You don't have to be a lexicographer to have a pretty ample lexicon—but your word knowledge still may not be as ample as you think. At least, that's according to a Ghent University study published in the Frontiers in Psychology, said to be the largest ever of its sort. It estimates that by the time average native speakers of American English turn 20, they know about 42,000 lemmas—basic, "uninflected" dictionary words—and build that vocabulary by about 6,000 more of those words by the time they hit 60, or about one new word every couple of days. That doesn't count proper names and variations of those original inflected words, which the study says accounts for often-inflated numbers of known vocabulary words, with some estimates reaching 200,000 words—eliciting a "deep sigh" from linguistic scientists when asked how many words people know.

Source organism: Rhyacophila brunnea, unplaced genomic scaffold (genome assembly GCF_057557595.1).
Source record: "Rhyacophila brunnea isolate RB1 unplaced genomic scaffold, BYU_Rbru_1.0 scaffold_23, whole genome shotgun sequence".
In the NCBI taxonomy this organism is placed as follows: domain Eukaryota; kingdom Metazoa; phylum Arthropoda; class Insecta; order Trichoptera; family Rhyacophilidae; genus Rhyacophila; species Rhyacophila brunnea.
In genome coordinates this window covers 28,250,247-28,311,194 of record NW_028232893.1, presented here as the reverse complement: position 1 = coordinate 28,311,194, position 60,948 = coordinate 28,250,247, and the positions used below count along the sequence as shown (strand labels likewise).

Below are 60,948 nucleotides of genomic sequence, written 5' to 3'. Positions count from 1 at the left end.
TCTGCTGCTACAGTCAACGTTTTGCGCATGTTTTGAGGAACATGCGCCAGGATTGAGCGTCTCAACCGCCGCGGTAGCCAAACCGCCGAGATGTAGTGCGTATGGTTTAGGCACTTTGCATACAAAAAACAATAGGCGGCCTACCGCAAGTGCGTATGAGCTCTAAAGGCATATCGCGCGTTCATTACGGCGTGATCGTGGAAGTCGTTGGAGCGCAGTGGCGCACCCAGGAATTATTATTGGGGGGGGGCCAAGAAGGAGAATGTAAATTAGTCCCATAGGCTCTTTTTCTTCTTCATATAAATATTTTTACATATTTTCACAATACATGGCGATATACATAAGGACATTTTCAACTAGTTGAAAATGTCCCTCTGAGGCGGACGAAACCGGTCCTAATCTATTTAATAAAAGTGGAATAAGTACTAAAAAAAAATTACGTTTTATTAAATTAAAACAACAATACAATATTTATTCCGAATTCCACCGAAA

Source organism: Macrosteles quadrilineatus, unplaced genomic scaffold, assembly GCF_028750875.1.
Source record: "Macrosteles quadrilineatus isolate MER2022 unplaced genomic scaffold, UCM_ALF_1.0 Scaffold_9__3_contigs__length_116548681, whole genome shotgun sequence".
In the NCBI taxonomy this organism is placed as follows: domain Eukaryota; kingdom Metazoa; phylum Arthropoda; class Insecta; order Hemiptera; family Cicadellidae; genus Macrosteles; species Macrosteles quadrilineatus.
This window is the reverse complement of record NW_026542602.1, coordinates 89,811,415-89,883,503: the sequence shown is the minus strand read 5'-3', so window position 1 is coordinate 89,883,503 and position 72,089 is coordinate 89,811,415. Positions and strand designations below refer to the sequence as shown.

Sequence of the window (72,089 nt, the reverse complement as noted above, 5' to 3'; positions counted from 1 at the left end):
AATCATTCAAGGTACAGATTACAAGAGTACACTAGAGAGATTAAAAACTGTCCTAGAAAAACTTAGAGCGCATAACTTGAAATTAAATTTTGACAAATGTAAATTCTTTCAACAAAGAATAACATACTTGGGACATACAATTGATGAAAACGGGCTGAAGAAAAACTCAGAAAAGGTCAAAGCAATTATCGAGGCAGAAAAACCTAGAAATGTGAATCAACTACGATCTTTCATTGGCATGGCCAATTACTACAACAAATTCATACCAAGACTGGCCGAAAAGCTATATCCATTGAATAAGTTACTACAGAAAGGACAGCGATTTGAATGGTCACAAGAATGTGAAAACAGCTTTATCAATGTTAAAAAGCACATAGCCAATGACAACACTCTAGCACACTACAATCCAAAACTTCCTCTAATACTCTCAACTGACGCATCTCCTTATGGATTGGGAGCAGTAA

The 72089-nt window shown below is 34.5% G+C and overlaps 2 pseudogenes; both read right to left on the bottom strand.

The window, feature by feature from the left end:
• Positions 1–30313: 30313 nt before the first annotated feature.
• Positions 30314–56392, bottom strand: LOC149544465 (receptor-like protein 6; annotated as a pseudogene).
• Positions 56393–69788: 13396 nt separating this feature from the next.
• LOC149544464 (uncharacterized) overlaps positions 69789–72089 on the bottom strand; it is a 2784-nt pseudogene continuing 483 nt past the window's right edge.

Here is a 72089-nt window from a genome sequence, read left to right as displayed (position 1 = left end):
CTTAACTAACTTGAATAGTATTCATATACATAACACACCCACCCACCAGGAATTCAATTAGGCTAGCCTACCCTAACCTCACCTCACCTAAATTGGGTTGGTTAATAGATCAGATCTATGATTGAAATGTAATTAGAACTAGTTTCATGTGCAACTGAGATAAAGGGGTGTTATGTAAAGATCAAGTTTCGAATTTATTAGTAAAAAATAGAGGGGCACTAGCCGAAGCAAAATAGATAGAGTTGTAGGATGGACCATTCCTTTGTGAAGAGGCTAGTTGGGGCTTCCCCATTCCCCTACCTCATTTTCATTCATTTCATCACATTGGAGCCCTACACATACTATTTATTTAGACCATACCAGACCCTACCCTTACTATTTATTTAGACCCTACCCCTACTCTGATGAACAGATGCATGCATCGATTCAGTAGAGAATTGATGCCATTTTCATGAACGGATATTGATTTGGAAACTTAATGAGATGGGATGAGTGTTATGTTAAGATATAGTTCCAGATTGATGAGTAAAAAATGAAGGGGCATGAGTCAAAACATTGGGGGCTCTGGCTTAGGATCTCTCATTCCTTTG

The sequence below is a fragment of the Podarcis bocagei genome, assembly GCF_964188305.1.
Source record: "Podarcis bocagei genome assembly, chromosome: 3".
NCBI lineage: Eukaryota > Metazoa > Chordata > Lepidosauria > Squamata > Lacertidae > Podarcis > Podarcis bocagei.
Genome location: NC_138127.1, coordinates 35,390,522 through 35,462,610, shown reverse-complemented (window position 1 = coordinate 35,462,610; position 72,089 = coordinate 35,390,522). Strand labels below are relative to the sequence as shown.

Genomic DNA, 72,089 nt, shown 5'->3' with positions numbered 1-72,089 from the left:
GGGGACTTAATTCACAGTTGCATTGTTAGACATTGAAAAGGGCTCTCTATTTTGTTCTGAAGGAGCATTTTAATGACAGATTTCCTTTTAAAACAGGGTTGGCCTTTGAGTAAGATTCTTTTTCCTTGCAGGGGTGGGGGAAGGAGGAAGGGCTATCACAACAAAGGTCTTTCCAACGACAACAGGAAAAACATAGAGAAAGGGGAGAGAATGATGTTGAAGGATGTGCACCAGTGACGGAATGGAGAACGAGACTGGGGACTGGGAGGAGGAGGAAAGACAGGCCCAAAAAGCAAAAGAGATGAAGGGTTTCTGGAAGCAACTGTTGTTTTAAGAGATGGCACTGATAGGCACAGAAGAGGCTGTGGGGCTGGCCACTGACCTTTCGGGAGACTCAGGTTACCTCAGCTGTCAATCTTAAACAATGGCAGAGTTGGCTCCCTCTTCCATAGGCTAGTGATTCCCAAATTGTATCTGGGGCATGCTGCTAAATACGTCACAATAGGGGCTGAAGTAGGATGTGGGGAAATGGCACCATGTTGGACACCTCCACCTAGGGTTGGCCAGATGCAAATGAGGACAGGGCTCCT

The English test, which has been shared on social media and resulted in the test being taken by more than 1 million people so far, was based on the researchers' original test in Dutch, per a release. Drawing from a list of 62,000 words, the test includes 70 words and 30 sequences of letters that look like words but aren't. Participants—who are also asked for their gender, age, and native language—are then shown one word or letter sequence at a time on a computer screen and asked if it's an actual word, giving researchers a large data set to work with to figure out the 42,000-word average. A similar test has also been administered in Spanish, and study leader Marc Brysbaert hopes to expand the exam to up to 75,000 words. "I can imagine future language researchers will be interested in this database to see how English has evolved over 100 years, 1,000 years, and maybe even longer," Brysbaert says. (Donald Trump's campaign may help us boost our vocabulary.)